Apparently there are a few jurisdictions that permit voters to submit their ballots via email as an attachment. But election security groups including Common Cause and R St. are warning election officials that these ballots could come laden with malicious software that could grant a hacker backdoor access to election systems. So elections officials need to be wary of malicious ballots submitted by unknown persons. According to the U.S. Elections Assistance Commission, some 100,000 voters submitted ballots via email during the 2016 presidential election.
Microsoft co-founder Paul Allen has died. He was 65. The cause was non-Hodgkins lymphoma. Allen co-founded Microsoft with Bill Gates and amassed a $26 billion fortune which he used to build Seattle into a cultural destination and engage in philanthropy. He also owned the Seattle Seahawks. Steve Lohr at The New York Times has a full obituary.
How do the internet sector's efforts to improve diversity and inclusion in tech align with its broader policy agenda? Sean Perryman joined us to discuss.
Sean Perryman (https://www.linkedin.com/in/seanperryman/) is the Director of Diversity and Inclusion Policy and Counsel at the Internet Association. He is responsible for leading IA’s advocacy efforts around diversity, inclusion, and workforce-related policies at the local, state, and federal level.
Prior to joining IA, Sean served as Counsel on the House Oversight Committee, Democratic staff where he advised on technology policy including AI, cybersecurity, and privacy issues. Before working on the Oversight Committee, Sean practiced civil litigation both in Texas and D.C.
Sean is passionate about issues of equity and inclusion. In his spare time he serves as Education Chair for the Fairfax County NAACP. He also regularly writes about issues related to race and advocates for a more equitable society.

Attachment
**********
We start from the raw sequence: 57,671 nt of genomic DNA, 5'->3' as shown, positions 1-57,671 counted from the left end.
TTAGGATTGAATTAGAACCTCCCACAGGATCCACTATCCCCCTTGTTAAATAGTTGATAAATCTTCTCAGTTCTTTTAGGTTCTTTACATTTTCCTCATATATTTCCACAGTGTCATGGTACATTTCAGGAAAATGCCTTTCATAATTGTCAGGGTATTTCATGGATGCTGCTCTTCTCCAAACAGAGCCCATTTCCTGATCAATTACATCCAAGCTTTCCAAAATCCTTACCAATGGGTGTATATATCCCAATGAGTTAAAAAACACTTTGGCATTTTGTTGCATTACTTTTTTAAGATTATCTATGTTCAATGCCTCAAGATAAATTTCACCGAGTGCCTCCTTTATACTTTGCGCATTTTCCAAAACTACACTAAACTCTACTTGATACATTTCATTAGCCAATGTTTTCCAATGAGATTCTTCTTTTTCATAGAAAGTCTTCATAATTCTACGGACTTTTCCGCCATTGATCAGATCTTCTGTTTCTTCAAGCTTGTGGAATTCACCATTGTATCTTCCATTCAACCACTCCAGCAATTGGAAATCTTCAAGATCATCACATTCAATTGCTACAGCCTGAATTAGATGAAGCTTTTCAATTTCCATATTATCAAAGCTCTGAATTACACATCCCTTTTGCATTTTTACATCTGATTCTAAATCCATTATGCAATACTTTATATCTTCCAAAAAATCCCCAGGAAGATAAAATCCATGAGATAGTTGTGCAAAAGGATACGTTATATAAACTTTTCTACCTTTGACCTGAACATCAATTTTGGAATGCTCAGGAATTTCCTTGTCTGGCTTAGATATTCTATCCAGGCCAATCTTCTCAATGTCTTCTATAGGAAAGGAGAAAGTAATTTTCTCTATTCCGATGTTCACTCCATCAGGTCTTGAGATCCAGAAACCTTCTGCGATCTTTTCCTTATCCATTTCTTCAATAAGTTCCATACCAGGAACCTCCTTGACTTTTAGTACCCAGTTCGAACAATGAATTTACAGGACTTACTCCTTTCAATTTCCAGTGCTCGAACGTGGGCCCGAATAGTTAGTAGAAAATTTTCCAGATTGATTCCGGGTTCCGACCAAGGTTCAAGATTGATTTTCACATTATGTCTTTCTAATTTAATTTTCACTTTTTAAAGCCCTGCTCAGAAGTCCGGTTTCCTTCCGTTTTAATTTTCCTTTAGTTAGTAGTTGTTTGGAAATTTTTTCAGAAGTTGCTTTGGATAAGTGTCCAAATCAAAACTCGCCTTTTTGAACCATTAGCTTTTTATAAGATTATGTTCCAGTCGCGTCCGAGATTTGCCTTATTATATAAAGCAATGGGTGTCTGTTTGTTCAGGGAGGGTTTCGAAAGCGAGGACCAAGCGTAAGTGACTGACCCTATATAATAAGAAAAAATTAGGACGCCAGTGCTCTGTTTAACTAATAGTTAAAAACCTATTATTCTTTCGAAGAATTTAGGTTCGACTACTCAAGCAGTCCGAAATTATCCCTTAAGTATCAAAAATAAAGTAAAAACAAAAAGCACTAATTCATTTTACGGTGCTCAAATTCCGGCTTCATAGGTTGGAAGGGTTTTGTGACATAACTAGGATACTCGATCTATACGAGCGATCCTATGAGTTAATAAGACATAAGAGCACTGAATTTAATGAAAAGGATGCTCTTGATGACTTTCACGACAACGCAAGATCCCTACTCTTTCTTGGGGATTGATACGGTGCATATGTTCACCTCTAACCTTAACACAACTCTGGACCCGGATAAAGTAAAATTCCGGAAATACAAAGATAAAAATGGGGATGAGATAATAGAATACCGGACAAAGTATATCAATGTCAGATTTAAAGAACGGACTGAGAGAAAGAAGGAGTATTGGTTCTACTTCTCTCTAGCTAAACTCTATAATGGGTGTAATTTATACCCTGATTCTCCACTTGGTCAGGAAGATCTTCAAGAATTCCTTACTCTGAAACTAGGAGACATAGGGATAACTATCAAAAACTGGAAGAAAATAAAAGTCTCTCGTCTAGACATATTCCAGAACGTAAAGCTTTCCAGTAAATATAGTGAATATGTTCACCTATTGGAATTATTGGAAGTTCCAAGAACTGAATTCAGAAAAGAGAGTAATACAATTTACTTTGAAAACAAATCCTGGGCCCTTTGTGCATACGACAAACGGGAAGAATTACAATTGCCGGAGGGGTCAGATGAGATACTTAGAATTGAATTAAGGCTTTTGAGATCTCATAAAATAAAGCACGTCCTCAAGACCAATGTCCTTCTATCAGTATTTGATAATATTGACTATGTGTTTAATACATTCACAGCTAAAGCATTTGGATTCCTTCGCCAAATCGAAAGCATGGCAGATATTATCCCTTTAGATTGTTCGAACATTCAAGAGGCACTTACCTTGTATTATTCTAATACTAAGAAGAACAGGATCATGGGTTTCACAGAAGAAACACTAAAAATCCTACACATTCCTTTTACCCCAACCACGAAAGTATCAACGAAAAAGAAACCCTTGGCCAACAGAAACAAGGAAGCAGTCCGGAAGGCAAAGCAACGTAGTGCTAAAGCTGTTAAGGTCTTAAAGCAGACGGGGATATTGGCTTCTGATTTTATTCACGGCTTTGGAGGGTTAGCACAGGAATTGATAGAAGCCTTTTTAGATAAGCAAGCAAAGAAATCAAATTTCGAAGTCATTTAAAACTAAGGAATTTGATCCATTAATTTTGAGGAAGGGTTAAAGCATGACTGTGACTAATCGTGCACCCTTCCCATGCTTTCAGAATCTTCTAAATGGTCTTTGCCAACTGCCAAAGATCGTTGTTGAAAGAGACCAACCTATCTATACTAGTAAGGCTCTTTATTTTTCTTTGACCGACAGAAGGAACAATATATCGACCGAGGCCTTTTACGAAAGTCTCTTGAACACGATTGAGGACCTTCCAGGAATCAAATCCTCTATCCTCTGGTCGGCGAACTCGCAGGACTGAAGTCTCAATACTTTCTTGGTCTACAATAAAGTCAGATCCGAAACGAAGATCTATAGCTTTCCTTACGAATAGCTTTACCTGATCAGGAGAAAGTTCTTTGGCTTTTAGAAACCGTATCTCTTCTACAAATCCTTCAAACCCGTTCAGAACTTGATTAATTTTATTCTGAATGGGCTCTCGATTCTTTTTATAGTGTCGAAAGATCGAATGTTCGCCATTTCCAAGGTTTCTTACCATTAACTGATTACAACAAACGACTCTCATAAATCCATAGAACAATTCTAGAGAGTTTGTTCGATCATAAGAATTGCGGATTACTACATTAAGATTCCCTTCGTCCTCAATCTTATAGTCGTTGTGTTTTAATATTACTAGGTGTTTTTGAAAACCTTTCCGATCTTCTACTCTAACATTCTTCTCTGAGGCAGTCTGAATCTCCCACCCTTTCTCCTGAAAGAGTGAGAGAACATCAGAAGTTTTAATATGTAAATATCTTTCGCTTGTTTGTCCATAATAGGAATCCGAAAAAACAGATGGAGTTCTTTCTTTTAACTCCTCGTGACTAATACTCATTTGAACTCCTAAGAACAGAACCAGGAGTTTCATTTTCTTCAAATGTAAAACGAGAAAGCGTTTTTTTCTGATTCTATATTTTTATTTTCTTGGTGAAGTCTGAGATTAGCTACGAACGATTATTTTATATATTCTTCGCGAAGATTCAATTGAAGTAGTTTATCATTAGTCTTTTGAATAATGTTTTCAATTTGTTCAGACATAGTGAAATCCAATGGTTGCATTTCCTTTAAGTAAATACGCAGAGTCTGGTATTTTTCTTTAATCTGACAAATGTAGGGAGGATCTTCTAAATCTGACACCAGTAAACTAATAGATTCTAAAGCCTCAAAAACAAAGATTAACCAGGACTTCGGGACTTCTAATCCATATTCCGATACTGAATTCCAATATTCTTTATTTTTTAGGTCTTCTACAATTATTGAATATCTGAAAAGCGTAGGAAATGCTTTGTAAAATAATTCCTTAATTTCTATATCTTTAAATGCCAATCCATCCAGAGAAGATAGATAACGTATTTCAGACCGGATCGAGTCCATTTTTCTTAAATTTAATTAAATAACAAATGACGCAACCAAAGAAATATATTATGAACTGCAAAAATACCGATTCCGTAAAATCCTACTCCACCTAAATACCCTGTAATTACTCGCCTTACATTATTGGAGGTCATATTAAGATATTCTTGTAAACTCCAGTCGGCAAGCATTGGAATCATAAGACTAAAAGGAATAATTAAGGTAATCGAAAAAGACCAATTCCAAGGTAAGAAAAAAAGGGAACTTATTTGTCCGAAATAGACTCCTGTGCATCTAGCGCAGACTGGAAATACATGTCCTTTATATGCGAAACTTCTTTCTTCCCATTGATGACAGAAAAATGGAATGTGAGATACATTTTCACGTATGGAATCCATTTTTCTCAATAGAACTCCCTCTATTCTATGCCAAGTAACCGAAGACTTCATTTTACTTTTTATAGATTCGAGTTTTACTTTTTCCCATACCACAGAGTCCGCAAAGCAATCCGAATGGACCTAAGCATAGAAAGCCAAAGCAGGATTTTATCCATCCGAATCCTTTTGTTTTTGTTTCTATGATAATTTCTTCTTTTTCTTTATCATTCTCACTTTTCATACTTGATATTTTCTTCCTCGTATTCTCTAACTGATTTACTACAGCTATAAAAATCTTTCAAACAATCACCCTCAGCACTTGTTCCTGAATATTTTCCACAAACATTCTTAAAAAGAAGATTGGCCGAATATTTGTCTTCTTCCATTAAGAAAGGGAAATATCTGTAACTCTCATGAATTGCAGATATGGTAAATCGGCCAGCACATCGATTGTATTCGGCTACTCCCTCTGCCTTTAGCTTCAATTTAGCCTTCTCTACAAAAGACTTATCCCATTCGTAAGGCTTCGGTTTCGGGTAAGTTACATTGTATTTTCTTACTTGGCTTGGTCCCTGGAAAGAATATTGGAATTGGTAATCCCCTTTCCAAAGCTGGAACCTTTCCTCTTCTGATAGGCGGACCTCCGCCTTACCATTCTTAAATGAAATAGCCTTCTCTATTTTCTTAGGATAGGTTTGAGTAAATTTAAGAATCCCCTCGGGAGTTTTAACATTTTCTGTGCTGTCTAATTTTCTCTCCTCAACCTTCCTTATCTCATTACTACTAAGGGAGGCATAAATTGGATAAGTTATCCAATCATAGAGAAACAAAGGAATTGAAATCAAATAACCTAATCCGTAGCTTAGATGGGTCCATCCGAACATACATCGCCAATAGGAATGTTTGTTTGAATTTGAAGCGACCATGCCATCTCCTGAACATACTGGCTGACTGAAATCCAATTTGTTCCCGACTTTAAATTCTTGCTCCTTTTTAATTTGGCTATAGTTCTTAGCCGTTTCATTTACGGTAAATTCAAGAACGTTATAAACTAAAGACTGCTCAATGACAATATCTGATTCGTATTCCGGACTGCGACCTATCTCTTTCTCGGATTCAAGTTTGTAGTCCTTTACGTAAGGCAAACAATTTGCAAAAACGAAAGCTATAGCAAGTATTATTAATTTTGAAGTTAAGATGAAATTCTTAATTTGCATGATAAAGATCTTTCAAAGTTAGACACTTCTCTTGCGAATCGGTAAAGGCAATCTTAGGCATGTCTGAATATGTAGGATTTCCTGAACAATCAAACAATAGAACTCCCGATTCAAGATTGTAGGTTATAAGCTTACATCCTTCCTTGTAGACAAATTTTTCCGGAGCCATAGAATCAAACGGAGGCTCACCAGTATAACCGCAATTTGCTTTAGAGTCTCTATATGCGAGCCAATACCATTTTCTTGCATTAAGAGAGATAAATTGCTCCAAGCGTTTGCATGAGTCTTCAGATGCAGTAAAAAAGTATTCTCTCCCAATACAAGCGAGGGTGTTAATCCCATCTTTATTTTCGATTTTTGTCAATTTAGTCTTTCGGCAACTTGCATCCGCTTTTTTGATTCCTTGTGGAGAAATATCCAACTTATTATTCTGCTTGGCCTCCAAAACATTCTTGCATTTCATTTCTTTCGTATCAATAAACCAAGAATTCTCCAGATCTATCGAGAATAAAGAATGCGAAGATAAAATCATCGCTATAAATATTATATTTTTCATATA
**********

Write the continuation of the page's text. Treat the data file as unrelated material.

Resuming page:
Sean earned his B.A. from City University of New York- Baruch College. He received his J.D. from Vanderbilt University Law School. A Brooklyn, New York native, he now resides in Fairfax, Virginia with his wife and daughter.
The Department of Justice indicted 7 Russian intelligence officers on Thursday on charges that they conspired to conduct malicious cyberattacks against the U.S., Canada, and Europe. Morgan Chalfant reports in the Hill that on that same day, the UK and the Netherlands announced that they had thwarted a Russian-led cyberattack against The Hague’s global chemical weapons watchdog. The indicted officials allegedly work for Russian military intelligence GRU. FBI special counsel Robert Mueller indicted 12 GRU officials earlier this year for their alleged role in hacking the 2016 U.S. presidential election.
Google announced that as many as 500,000 of its users may have had their personal data exposed from a breach in its unpopular social media platform, Google Plus. The company announced that it discovered the bug back in March but that there is no evidence that anyone exploited the bug. The company also announced that it will be shuttering Google Plus by August of next year.
Joel Kaplan – Facebook’s vice president for global public policy is under internal fire at Facebook for supporting Brett Kavanaugh’s Supreme Court nomination. Kaplan sat directly behind Kavanaugh at the hearing, then threw a party for him to celebrate his confirmation, which reports say Kavanaugh and his wife attended. Kaplan and his wife hosted the party despite apologizing, in a note to Facebook’s staff, in which Kaplan said he recognizes that this moment is a painful one. Kaplan, however, as a private supporter and personal friend of Kavanaugh’s, did not break any company rules, according to Facebook CEO Mark Zuckerberg.